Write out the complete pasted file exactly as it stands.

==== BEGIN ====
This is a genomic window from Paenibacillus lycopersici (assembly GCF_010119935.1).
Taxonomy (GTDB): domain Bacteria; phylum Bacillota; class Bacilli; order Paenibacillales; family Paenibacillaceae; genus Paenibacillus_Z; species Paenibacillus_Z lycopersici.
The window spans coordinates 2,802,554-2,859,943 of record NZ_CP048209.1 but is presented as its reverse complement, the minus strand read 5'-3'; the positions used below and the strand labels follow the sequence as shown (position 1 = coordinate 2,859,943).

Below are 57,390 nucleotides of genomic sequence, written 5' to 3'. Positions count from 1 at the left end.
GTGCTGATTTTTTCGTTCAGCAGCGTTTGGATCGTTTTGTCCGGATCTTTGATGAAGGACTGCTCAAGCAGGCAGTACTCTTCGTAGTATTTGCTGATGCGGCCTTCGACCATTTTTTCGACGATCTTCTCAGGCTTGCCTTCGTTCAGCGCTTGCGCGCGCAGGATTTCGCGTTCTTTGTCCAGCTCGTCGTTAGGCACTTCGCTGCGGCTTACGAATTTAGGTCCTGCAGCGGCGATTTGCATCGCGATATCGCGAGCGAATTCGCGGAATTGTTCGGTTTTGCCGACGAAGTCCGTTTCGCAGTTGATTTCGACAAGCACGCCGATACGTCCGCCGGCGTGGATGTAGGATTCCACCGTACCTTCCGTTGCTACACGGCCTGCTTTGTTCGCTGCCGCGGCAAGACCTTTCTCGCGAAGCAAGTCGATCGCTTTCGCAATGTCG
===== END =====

This is a genomic window from Paenibacillus lycopersici (assembly GCF_010119935.1).
Taxonomy (GTDB): domain Bacteria; phylum Bacillota; class Bacilli; order Paenibacillales; family Paenibacillaceae; genus Paenibacillus_Z; species Paenibacillus_Z lycopersici.
The window spans coordinates 2,802,554-2,859,943 of record NZ_CP048209.1 but is presented as its reverse complement, the minus strand read 5'-3'; the positions used below and the strand labels follow the sequence as shown (position 1 = coordinate 2,859,943).

Below are 57,390 nucleotides of genomic sequence, written 5' to 3'. Positions count from 1 at the left end.
GTGCTGATTTTTTCGTTCAGCAGCGTTTGGATCGTTTTGTCCGGATCTTTGATGAAGGACTGCTCAAGCAGGCAGTACTCTTCGTAGTATTTGCTGATGCGGCCTTCGACCATTTTTTCGACGATCTTCTCAGGCTTGCCTTCGTTCAGCGCTTGCGCGCGCAGGATTTCGCGTTCTTTGTCCAGCTCGTCGTTAGGCACTTCGCTGCGGCTTACGAATTTAGGTCCTGCAGCGGCGATTTGCATCGCGATATCGCGAGCGAATTCGCGGAATTGTTCGGTTTTGCCGACGAAGTCCGTTTCGCAGTTGATTTCGACAAGCACGCCGATACGTCCGCCGGCGTGGATGTAGGATTCCACCGTACCTTCCGTTGCTACACGGCCTGCTTTGTTCGCTGCCGCGGCAAGACCTTTCTCGCGAAGCAAGTCGATCGCTTTCGCAATGTCG